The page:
Asphalt shingles are composed of a base material, either organic felt or glass-fiber mat, that provides support for weather-resistant components and gives a shingle strength. Asphalt, fillers and surfacing material generally in the form of mineral granules, provide protection from impact/UV degradation and improve fire resistance.

The most common form of asphalt shingles are strip shingles. They are rectangular with the most prevalent size being 12 in. wide by 36 in. long. Metric shingles are 13 1/4 in. wide by 39 3/8 in. long. Shingles may be produced in a single layer or two or more layers. The latter generally are referred to as architectural shingles or laminated strip shingles and they have a three dimensional appearance.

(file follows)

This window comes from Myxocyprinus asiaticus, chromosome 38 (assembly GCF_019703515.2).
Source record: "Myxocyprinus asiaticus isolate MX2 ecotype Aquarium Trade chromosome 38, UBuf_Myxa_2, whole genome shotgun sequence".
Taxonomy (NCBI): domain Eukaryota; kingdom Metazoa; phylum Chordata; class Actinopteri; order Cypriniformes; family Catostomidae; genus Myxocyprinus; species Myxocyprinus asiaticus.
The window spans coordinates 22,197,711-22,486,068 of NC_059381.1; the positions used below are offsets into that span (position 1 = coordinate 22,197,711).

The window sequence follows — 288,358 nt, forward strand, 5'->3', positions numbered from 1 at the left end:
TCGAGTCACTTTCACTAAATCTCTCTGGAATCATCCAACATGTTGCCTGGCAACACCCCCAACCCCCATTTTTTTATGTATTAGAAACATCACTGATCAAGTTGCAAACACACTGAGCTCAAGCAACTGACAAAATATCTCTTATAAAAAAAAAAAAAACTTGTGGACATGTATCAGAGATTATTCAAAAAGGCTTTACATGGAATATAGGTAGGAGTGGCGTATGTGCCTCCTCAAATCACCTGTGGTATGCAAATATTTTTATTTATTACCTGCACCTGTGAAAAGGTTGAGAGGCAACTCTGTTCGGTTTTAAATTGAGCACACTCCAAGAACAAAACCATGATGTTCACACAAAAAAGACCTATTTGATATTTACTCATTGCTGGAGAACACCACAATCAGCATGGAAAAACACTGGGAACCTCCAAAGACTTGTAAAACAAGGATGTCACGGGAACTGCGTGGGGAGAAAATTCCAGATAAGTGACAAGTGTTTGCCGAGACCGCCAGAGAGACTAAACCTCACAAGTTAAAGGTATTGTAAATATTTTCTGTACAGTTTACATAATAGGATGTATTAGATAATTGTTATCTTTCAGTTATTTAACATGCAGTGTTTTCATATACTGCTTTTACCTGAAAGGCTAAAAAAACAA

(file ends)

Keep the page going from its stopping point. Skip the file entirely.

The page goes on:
Both 3-tab asphalt shingles and laminated asphalt shingles contain a strip of factory applied adhesive that is activated by the sun's heat after installation and seals each shingle to the next course. The seal strip also provides much of a shingle's resistance to wind uplift. Shingles with factory-applied adhesive have a strip of clear polyester film applied to each shingle to prevent the sealing strips from bonding the shingles together when packaged. When the shingles are installed, the self-sealing strips will not align with the plastic film strips and will bond to adjacent shingles. For this reason, the plastic film strips do not have to be removed.